What is the local currency in Portugal?

The currency of Portugal is the Euro (EUR.) One Euro is 0.90 GBP (as of August 10 2020).


Do I tip whilst in Portugal?

In Portugal, tipping is accepted and appreciated for exceptional service. However, on most occasions, a ‘round-up’ to the nearest Euro will suffice. 

Caxton conducted a study on Tipping etiquette, results for Portugal show that when you’ve received exceptional service, a 10-15% additional tip would be recommended when dining out. Tipping is not expected when in bars, taxis or for hotel staff, however an additional 10-15% would be greatly appreciated for tour guides.

View our tipping guide for more advice on tipping abroad.


Using cash in Portugal

When travelling, our experts would recommend always bringing a small amount of cash with you on every trip, for initial taxi transfers or hotel deposits etc. The rest of your travel money should be put onto a Caxton multi-currency card, for safe and secure spending.

Cash is no longer king in Portugal (even more so after COVID-19,) and almost all establishments accept credit/debit cards.

Most international banks and money outlets now charge a fee for using ATM machines, as do most card providers. Taking a travel prepaid card and a credit card is recommended as Caxton does not charge for international ATM use regardless of sum or number of times, (but check with your card provider about charges.)

We would recommend still bringing your bank card on your trip as a backup option. However, if you decide to take your bank card, we recommend telling your bank before you go so the transaction isn’t identified as fraudulent, but be prepared for fees and high exchange rates.

All major cards are accepted widely in Portugal at key tourist hubs.


The price of food and drink in Portugal

As a rough guideline, we’ve put together a list of the costs of spending an average day in Portugal:

Domestic beer = €1.92

One-way ticket on local transport = €1.40

Meal, inexpensive restaurant = €7.50

Bottle of wine (mid-range) = €4.00

Bottle of water = €0.95



What happens if I have my wallet stolen whilst in Portugal?

Portugal is known to be a safe country with friendly and helpful people, but this shouldn’t stop you from being smart whilst you travel. If the majority of your cash is on a prepaid card, this will be automatically protected. However, in case the worse happens, here are the list of major debit/credit card ‘lost and stolen’ numbers:

HSBC/First Direct - +44 1442 422929

Natwest - +44 1268 500 813

Lloyds - +44 1702 278270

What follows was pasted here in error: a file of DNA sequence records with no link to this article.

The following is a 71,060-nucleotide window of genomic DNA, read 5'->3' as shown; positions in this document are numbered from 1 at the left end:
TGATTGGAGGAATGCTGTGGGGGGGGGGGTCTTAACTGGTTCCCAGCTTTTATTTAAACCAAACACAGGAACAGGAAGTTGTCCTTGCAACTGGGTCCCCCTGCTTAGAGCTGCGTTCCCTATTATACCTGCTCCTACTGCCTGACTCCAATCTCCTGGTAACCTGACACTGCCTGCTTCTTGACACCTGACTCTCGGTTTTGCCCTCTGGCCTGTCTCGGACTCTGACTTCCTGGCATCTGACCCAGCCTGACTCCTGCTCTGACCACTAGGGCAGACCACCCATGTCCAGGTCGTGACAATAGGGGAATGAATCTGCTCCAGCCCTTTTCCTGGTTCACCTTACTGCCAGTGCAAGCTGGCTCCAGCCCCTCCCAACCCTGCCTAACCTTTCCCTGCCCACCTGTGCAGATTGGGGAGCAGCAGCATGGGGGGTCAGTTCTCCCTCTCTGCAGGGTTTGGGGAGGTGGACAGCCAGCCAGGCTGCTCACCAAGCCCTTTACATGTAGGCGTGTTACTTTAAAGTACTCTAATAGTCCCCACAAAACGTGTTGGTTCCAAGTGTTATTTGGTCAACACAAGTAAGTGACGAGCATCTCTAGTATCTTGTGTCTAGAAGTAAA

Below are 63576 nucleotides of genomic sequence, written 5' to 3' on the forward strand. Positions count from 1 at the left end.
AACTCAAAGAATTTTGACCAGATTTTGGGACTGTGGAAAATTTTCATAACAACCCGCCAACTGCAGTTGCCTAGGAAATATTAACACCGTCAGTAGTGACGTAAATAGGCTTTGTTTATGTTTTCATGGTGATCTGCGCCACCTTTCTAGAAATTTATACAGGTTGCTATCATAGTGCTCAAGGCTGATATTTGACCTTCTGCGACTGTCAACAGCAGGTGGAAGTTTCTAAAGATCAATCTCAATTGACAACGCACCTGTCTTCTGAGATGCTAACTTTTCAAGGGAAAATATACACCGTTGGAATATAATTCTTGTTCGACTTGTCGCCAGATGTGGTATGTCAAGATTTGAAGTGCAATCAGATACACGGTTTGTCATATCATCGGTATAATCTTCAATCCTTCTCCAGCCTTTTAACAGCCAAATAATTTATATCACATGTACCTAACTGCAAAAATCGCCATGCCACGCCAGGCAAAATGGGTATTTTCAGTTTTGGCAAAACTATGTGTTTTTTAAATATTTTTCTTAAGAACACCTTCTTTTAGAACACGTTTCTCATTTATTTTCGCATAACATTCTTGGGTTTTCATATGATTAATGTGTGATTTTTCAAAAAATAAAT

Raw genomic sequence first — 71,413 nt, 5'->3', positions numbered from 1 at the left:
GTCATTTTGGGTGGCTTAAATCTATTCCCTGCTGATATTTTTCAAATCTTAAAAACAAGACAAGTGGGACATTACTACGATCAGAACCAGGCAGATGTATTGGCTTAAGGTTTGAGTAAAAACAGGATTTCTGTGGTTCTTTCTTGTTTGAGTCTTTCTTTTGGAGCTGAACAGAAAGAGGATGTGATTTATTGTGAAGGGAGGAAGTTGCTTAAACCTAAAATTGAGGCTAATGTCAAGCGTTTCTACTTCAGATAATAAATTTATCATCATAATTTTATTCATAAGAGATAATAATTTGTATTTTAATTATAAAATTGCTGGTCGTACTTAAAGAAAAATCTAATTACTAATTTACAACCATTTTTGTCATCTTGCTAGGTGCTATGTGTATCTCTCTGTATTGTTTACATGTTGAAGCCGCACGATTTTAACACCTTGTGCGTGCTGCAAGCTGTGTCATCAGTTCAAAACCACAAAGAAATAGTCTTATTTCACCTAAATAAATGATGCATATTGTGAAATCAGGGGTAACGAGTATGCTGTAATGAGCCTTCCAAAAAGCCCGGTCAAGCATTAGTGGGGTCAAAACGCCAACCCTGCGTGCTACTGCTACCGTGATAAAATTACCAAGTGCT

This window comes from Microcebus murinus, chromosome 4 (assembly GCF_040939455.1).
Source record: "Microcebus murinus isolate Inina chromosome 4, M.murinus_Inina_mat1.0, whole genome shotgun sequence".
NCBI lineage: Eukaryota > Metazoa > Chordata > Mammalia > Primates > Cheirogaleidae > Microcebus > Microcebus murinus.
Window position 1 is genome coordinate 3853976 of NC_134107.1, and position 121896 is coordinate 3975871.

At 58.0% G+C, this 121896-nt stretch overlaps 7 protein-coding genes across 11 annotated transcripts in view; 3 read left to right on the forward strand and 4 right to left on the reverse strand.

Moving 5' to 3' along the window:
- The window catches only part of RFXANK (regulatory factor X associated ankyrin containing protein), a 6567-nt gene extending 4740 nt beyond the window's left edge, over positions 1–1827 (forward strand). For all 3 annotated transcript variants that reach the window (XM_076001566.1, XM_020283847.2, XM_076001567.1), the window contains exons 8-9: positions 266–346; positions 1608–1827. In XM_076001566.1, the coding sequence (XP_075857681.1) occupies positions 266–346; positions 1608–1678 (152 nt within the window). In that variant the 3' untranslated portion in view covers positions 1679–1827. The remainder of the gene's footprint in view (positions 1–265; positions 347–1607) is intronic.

Barclays - +442476842099

Santander - +44 1908 237 963



The cost of tourist attractions in Portugal

Some examples of Portugal's most popular tourist attractions are:

Lisbon Oceanarium: Lisbon’s Oceanarium is one of the key tourist attractions and ticket prices vary from 15 euros for adults to 39 euros family package. Typical visits last between 1-2 hours. 

Torre de Belem (Belem Tower): Belem Tower is a 16th century tower which serves as a monument to Portugal’s Age of Discovery. Tickets are 8.50 euros, and children up to 14 years old are free. 

Palace of Pena:  The entrance fee varies from 7.50 euros for a single adult, to 26.00 euros for a family ticket. Throughout the summer months, the grounds are open between 9.30am-20.00pm. 


What can I do with spare currency in Portugal?

Whilst in Portugal, you may as well spend any remaining Euro, if only small amount, on some traditional Portugeuse souvenirs, such as:

  • Azulejos
  • Maderian embroideries 
  • Vinho do Porto wine
  • Ginjinha


History of the Euro

  • The Euro came into existence on 1 January 1999 - though it had been a goal of the European Union since the 1960s. Notes and coins didn’t begin circulation until 2002. 
  • Today the euro is the sole currency of 19 EU member states, with the original dozen being joined by: Cyprus, Estonia, Latvia, Lithuania, Malta, Slovakia and Slovenia. These countries constitute the "eurozone".
  • The rise of the Euro in its short lifespan is remarkable with it now being the second-largest reserve currency as well as the second-most traded currency in the world after the United States dollar.


Alternatively, if Azulejos aren't your thing, you can use Caxton’s buy back guarantee to get rid of any unused Euro. By doing this you ensure that if the exchange rate moves against you, you won't lose out.